Thursday, 31 January 2013

Law report - hospital negligence

Williams v The Bermuda Hospitals Board [2013] SC (Bda) 1 Civ

The Plaintiff had gone into ER complaining of pains in his abdomen, which turned out to be appendicitis. He was seen after just over an hour, and the doctor ordered a scan. He had been in the hospital about three hours by the time the scan was ordered.

He was eventually scanned more than seven hours after his arrival, and the scan was sent overseas to be interpreted. It was another two hours before the results came back.

Eleven hours after arrival, he was finally operated on. It was noted that he had a ruptured appendix and acute appendicitis. There were complications during surgery, which resulted in a two week hospital stay.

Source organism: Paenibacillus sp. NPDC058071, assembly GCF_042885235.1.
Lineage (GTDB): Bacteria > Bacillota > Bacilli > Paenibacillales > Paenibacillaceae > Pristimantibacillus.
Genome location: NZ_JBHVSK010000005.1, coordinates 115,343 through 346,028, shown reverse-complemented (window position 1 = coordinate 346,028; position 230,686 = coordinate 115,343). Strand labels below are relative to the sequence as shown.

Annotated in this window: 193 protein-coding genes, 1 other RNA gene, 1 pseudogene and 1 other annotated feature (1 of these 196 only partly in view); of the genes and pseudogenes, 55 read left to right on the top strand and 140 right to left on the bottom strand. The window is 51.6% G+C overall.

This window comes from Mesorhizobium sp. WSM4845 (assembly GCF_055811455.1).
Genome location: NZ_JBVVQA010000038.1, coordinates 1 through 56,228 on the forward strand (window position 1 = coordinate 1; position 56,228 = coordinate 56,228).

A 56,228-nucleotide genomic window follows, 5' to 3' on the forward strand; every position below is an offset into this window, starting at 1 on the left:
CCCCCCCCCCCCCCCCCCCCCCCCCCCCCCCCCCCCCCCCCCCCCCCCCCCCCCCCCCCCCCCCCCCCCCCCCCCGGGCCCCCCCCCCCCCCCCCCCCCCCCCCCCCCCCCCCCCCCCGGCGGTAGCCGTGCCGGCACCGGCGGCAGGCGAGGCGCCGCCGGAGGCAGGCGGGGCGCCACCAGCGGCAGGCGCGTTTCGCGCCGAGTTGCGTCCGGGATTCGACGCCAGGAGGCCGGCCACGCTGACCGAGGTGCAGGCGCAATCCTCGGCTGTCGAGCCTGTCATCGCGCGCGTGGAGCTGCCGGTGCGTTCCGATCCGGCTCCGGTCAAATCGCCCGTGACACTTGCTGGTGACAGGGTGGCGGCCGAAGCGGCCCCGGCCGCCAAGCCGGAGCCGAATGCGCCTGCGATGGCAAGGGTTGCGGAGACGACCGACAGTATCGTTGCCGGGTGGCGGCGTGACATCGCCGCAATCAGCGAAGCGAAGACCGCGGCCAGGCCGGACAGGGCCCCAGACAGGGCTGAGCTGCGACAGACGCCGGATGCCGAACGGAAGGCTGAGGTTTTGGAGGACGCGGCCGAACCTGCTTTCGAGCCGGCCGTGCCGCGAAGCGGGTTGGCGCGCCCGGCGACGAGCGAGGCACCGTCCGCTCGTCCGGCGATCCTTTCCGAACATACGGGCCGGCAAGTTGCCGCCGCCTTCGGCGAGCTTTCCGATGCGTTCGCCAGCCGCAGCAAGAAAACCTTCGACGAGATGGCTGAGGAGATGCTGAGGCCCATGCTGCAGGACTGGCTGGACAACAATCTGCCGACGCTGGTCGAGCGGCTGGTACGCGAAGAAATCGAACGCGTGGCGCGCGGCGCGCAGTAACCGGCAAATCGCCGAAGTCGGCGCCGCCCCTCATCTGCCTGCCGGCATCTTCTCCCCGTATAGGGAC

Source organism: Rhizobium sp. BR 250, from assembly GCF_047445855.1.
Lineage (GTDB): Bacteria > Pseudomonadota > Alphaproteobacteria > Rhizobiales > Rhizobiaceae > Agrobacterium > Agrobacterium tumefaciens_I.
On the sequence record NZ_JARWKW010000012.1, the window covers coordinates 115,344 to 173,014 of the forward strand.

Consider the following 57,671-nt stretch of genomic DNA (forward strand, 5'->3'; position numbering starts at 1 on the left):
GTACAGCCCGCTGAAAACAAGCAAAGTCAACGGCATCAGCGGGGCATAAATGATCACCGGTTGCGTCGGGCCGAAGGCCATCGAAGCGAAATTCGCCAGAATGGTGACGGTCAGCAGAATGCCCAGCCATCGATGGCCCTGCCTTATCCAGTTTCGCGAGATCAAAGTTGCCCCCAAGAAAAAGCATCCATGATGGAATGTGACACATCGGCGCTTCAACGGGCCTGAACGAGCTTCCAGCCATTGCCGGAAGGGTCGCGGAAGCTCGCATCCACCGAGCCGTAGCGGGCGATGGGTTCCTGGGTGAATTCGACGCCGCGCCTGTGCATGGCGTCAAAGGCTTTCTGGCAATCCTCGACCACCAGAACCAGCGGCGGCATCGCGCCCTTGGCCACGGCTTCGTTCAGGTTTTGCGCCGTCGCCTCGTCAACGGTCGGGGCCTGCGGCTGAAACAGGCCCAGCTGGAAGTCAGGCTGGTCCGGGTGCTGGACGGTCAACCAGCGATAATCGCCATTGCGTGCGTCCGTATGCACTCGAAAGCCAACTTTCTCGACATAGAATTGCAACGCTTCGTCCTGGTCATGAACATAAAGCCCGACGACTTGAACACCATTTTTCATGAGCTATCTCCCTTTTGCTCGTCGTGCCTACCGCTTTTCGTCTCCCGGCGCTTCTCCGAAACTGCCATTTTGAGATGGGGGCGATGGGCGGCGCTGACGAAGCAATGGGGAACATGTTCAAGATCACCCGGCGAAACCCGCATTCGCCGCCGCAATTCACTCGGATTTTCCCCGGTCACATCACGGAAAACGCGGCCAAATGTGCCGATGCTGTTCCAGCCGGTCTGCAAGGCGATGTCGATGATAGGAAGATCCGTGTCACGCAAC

He sued the hospital for having a system set up which negligently failing to diagnose and treat his appendicitis within a reasonable time.

There is a question as to whether hospital systems should be judged according to accepted professional standards (as in Bull v Devon Area Health Authority (English Court of Appeal)); or regardless of them, as in Collins v Mid Western Health Board (Irish Supreme Court). Hellman J held that a hospital system must be scrutinised on its merits. The court should take account of generally accepted practices. Insofar as medical matters are engaged, they will be judged according to whether they are accepted by a responsible body of medical opinion. Medical and administrative matters might overlap [92].

Hellman J found that the hospital was negligent due to the delay in diagnosing and treating Mr Williams, which caused him the pain and suffering of having to wait so long for surgery. However, he was unable to find that the delays were probably the cause of the further complications.

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